As Jonathan Bate says, ‘babbling gossip of the air’ is effectively an explicit reference to Viola and the Duke in William Shakespeare's play, 'Twelfth Night'Echo, but the beauty of the poetry is all her own. No wonder Olivia reacts with ‘You might do much.’ After all her proud, house-bound, self-bound, posturing mourning for her brother, this is, perhaps, her first encounter with a genuinely felt and powerfully expressed emotion of love, and, her narcissism cracked open, she finds it irresistible.

Similarly, there is something of the faithful though fading Echo in her account of the hopeless love suffered by her imaginary sister, indirectly, of course, describing her own. ‘And what’s her history?’ asks the Duke, confident that no woman’s love could match his own.

A blank, my lord: she never told her love,

But let concealment like a worm i’ the bud

Feed on her damask check: she pin’d in thought,

And with a green and yellow melancholy

She sat like Patience on a monument,

Smiling at grief. Was not this love indeed?

Her answer has some general force.  The history of women is all too often ‘a blank’; theirs tend to be the unwritten lives – ‘hidden from history,’ as they say. And Viola also feels blanked out, having made herself invisible as a woman in front of the man she now loves. But from the deep feeling in her words, we surely agree that this is ‘love indeed.’ Characteristically, the Duke’s only response is to ask if the sister died or not.  He cannot hear the cadences of true feeling, preferring his own music-fed moods of languorous sentimentality and affected infatuation.  Viola remains something of a hapless Echo to Orsino to the end.  His emergence from narcissism is extremely peremptory, if indeed it happens.”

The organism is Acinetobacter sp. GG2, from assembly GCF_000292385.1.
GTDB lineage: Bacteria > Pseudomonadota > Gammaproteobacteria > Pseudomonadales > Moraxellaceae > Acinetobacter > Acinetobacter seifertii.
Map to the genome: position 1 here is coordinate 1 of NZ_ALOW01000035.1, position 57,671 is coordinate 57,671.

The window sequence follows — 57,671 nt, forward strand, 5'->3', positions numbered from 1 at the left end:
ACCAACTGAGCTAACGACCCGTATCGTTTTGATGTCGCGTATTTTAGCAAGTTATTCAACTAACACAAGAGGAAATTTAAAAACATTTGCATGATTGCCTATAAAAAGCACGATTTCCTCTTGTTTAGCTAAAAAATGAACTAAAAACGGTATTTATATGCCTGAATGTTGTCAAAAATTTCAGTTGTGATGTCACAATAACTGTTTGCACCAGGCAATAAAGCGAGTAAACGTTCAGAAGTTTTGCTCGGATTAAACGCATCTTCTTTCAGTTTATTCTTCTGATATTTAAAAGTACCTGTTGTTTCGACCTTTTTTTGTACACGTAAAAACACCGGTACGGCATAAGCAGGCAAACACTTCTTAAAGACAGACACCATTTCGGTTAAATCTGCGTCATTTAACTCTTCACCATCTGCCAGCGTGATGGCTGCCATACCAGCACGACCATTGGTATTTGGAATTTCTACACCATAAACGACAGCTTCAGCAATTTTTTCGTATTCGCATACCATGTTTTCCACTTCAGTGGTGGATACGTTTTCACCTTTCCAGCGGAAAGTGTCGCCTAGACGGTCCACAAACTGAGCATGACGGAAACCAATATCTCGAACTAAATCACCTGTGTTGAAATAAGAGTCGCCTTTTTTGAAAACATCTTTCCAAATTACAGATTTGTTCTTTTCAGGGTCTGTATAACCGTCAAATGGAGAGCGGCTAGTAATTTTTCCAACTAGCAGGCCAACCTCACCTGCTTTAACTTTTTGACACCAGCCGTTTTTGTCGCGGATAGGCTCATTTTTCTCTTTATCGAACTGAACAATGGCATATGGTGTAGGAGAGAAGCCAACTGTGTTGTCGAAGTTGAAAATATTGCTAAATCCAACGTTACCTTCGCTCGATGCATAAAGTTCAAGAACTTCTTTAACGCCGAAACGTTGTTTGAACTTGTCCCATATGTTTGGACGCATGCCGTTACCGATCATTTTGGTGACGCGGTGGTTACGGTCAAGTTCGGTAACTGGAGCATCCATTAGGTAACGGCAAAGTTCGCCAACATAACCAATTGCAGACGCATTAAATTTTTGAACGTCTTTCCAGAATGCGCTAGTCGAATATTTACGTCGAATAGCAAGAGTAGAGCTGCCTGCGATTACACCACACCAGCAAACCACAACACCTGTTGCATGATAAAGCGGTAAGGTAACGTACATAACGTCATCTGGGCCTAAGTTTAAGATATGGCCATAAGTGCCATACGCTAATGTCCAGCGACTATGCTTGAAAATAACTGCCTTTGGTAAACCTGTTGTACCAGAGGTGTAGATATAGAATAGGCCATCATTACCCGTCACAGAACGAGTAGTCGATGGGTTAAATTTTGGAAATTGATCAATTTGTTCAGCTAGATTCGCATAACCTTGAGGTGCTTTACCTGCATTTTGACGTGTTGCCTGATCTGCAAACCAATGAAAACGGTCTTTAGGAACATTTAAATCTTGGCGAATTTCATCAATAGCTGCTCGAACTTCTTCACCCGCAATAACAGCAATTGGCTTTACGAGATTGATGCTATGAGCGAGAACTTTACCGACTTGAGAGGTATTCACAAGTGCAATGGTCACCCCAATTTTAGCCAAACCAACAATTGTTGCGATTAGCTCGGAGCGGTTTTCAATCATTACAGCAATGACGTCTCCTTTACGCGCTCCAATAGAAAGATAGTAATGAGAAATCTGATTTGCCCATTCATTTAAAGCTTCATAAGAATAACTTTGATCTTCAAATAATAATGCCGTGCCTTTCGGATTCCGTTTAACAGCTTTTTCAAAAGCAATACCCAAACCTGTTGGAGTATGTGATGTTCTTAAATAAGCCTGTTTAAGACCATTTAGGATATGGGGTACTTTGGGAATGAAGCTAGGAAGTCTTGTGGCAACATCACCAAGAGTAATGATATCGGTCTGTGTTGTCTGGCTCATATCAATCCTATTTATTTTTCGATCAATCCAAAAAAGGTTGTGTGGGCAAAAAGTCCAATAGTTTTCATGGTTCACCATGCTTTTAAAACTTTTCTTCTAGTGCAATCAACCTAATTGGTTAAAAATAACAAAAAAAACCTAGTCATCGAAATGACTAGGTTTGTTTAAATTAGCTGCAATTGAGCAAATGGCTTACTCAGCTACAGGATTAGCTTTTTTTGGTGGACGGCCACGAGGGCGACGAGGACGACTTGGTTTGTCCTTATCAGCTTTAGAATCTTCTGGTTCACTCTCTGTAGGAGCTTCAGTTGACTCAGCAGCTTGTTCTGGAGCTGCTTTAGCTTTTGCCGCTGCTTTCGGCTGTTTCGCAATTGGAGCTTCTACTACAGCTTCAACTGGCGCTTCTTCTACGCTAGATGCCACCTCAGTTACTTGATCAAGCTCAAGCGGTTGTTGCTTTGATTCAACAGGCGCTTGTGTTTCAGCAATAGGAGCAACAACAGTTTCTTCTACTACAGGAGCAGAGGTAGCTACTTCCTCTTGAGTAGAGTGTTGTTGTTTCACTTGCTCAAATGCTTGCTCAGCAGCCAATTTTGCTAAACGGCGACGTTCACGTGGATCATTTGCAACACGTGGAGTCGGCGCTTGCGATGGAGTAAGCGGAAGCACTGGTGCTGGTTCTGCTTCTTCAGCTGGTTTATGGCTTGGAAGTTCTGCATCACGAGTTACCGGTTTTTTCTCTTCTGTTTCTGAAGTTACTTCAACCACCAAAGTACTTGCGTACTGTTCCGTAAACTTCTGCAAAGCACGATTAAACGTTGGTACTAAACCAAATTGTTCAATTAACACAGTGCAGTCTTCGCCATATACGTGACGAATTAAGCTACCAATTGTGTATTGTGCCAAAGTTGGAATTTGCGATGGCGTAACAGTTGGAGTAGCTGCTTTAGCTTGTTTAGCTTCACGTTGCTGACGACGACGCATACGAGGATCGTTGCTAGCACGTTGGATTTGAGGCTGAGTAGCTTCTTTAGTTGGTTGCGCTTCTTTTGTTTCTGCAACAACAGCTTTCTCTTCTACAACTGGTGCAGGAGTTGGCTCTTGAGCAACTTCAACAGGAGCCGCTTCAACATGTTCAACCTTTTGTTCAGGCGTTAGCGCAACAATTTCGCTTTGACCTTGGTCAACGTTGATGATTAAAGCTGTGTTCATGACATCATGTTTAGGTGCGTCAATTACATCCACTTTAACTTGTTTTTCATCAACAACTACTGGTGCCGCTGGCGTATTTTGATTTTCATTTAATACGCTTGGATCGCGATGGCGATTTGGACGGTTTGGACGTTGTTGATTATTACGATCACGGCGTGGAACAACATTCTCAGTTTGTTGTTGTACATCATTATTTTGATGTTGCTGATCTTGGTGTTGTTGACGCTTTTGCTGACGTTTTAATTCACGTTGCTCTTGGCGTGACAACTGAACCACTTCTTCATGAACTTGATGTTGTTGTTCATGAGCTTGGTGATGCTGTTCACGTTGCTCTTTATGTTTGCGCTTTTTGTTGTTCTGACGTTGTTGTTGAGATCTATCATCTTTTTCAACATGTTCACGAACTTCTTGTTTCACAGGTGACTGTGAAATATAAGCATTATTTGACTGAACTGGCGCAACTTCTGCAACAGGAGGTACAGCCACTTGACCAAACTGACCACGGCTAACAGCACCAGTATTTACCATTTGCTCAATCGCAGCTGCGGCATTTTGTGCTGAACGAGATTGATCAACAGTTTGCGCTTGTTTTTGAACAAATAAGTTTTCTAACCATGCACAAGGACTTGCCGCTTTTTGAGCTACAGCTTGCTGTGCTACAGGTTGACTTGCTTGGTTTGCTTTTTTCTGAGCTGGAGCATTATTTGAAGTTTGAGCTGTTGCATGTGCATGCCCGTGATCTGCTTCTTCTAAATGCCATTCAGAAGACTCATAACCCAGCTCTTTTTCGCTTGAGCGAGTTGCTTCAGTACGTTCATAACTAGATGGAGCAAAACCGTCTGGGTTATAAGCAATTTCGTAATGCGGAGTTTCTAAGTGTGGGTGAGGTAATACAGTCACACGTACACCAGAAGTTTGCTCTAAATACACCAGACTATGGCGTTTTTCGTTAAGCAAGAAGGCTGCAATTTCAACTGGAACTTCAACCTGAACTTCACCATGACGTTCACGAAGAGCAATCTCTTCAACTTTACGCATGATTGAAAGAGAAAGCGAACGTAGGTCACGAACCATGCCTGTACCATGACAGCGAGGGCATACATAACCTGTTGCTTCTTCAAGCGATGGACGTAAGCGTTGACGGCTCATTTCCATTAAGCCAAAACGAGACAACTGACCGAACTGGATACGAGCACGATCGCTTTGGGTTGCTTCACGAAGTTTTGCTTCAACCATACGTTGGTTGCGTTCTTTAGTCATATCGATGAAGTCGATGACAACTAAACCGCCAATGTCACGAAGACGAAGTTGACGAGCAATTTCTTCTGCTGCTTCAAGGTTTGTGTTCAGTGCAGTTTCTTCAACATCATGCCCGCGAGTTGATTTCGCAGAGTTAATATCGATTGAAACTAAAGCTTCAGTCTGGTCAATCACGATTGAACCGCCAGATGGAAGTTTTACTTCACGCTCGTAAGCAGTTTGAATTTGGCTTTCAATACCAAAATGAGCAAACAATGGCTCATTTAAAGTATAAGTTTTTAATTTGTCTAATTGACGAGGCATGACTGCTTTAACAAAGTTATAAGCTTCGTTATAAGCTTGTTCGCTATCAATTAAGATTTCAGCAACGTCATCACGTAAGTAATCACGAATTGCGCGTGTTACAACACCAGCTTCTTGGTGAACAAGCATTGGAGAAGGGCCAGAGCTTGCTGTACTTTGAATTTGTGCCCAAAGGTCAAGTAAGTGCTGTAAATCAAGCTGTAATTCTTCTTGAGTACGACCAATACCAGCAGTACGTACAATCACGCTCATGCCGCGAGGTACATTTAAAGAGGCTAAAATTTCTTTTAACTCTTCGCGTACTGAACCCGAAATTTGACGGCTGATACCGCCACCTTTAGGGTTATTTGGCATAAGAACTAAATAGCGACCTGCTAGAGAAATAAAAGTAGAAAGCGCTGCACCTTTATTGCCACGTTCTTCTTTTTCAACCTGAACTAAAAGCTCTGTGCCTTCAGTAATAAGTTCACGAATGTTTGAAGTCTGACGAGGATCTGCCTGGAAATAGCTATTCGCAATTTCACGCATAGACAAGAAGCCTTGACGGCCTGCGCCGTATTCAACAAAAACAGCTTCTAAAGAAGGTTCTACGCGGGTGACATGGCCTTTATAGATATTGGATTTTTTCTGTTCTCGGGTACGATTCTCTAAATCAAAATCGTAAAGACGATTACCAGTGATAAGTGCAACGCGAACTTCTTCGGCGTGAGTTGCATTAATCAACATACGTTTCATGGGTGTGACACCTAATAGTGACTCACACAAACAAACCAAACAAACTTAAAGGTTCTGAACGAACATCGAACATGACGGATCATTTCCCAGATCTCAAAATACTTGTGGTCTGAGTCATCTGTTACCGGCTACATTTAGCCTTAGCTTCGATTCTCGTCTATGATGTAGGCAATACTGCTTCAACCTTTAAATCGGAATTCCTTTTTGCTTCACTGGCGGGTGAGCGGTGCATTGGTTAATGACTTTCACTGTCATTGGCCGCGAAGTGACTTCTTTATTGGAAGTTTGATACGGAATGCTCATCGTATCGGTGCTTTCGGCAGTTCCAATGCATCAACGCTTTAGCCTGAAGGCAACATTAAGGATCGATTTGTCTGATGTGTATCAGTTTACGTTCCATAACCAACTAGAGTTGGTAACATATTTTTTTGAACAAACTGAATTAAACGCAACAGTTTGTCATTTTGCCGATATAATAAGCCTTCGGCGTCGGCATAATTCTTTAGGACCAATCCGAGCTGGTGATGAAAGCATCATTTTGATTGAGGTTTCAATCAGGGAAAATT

Our next reading:  Twelfth Night, Act Two

My next post:  Tuesday evening/Wednesday morning

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2 Responses to “Dost thou think, because thou art virtuous, there shall be no more cakes and ale?”

  1. Mahood says:

    “Dost thou think, because thou art virtuous, there shall be no more cakes and ale?”

    …’Cakes and Ale’…that was the name of a Somerset Maugham book, wasn’t it? A writer I always had mixed feelings about…

  2. artmama says:

    _Cakes and Ale_ is a novel written in 1930 by British author William Somerset Maugham. He drew his title from the remark by Sir Toby Belch to Malvolio in Twelfth Night.

    Cakes and ale are also used to represent the good life referenced at the end of Aesop’s fable _The Town Mouse and the Country Mouse_.

    “Better beans and bacon in peace than cakes and ale in fear”.

    Edward Spencer Mott also wrote a book called _Cakes and Ale_. It was a collection of food essays published in 1913.

    You are ahead of me on this Mahood. I have never read Maugham.